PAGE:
He had blocked for at least forty years all research about Maya writing because for him all these signs and carvings and paintings and decorations in stone, in paint, on walls, on pots, on plates, on bark-paper, all those monuments in the jungle were not writing, were not the written form of an oral language that had been in existence for thousands of years, but was the aesthetic beautiful artistic expression of no scribes but visionary shamans of some kind able to see beyond the surface of things and able to express directly the depth and beauty of the soul of the shamans, of the artists, of the Maya people. It was decreed by this Sir Eric (Thompson) that apart from the mathematical glyphs with numbers and long count, short count or whatever, all the rest was in no way linguistic and the dates and mathematical symbols were only the sign of the absolute addiction of the Maya to numbers, mathematics, time, and other figments of their somewhat troubled imagination during the long bouts of absolute drunkenness (drunken coma?) they enjoyed by enematic injections. They might even be astrologers, you know, these people who are predicting your future from the stars, telling you your horoscope in two sentences for the day, the week, the month, the years to come, even your life, though then they need a crystal ball or a pack of tarots cards. And mind you for them the planet Venus is supreme, male and vindictive in HIS request for blood. In other words, they were – and still are – barbarians according to these intellectuals who must be attracted to the subject by the scent of blood.

    The damage was so deep that it took twenty years for the epigraphers, ethnographers, archaeologists, and linguists, plus a myriad of other scientists or undergraduate and graduate students to finally recognize the truth that was first said and published in 1952 by a Soviet linguist in Leningrad, Yuri Knorozov, the truth that Maya writing was comparable to Egyptian hieroglyphs: on the basis of some logographs (glyphs that represented an object, an animal, a person or a god, and at times something more abstract, like the sun, the moon, sunrise and sunset) that have kept their recognizable forms, the writing system developed as a phonetic system whose architecture was that of a syllabary. And that had been suggested in the 16th century by Landa, the monk and later on a bishop who had thousands of Maya books burnt up in an autodafe.

    We are luckily far beyond this sorry phase of the forty years of feudal and aristocratic dictatorship from one single man, Sir Eric (Thompson). Kukulkan, please, bless the child! If that had not happened the Maya might have been able to resist against the last episode of genocide and ethnocide they had to suffer in Guatemala at the end of the 20th century, not to mention the systematic segregation they are the victims of everywhere in Mesoamerica since they pretend to speak Maya languages, they consider Spanish as a second language, and they identify to Christianity because in a way Jesus Christ is Quetzalcoatl, aka Kukulkan. D.H. Lawrence said that in the 1920s with his famous novel The Plumed Serpent, (1926). Let’s hope this resurrection, restoration, renascence of an ethnocided, genocided and ecocided culture will bring La Malinche back into the light, the interpreter of Hernán Cortés who has been diabolized and Satanized by the Mexicans.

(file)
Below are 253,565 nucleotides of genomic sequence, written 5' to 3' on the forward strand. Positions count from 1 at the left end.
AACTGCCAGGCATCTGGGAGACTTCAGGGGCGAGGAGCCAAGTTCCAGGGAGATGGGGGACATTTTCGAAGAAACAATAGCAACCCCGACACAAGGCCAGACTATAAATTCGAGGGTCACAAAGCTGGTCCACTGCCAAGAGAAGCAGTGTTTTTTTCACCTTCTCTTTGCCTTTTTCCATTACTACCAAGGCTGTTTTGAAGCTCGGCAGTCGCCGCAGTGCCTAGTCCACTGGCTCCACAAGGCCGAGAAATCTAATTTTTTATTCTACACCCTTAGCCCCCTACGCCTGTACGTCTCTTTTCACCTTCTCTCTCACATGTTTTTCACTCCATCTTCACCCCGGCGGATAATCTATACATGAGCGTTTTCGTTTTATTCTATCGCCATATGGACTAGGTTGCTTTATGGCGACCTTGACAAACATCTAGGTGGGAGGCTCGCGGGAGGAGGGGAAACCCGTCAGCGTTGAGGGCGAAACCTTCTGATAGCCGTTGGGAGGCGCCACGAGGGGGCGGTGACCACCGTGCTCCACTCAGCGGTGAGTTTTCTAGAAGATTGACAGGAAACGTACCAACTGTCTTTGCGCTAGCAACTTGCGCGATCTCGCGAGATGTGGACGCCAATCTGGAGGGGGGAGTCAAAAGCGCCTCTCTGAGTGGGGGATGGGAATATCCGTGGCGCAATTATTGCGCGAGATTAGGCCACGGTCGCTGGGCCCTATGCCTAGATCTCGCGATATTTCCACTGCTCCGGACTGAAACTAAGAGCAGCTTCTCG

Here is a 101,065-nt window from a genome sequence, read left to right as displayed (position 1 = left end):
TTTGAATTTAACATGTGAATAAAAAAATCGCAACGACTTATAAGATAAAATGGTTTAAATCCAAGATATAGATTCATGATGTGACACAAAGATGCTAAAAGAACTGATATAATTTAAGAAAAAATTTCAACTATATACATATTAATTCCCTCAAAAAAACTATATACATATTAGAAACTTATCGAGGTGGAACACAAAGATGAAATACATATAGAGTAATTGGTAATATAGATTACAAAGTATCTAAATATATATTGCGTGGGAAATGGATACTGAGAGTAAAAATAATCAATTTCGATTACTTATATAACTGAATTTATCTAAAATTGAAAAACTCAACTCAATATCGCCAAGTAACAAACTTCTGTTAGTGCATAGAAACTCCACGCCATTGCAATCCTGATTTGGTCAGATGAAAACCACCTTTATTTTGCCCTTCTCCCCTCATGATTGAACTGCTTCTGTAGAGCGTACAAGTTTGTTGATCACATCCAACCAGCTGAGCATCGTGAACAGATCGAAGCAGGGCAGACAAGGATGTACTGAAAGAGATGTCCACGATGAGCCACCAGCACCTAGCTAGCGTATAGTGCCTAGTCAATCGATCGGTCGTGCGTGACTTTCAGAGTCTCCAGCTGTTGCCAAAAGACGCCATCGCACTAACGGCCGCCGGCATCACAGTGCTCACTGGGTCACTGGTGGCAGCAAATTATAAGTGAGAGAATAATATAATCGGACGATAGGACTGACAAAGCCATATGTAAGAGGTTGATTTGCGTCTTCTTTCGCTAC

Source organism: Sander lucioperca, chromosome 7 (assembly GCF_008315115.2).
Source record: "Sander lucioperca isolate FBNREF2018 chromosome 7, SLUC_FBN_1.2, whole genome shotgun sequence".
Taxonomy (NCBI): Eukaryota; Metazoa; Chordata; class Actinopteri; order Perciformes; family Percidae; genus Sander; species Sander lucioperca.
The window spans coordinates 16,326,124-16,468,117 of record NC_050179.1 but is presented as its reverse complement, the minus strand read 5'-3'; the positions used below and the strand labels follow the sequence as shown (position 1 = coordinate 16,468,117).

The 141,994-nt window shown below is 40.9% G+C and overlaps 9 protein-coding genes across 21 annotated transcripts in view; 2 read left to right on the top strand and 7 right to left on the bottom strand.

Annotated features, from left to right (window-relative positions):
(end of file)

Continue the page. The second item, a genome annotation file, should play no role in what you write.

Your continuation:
You will find here the long study on Michael D. Coe’s essential book on the saga of how Maya script was finally deciphered, and Coe knows what he is speaking of since he was a direct witness of the whole dys-adventure because he managed to get a modest position in academia in Thompson’s time and he remained modest in his suggestions that could not, had not to appear like a challenge. He informed the “Master” about Yuri Knorozov, he did his own thing under the table, and he let the “Master” exorcize the communist devil from Leningrad. And that lasted from 1952 to 1975. That was the Cold War in academia. That was, plain and simple, intellectual academic McCarthyism. Really God, please, Kukulkan, pretty please, Quetzalcoatl, with sugar on top, do bless the child and try to save us from the deeply rooted anti-communistic prejudices that reign in the USA so powerful that it makes everyone blind, like some onanistic sin of the past, according to absolute experts about it, viz. priests of any affiliation and confession, who happened to speak of it between two episodes of child molesting.

    Enjoy that descent into hell, the hell of the good fundamentalist and sectarian – we would have said Stalinist in my days – academic totalitarianism of the “intellectual elite” of a nation, of the Western world in days of globalization.

    Dr. Jacques COULARDEAU

  7. NannyOgg says:

    There are really two independent works tucked away in this book: one is actually on solving the Maya hieroglyphic system, and the other is a case study presenting pretty much everything I hate about academia.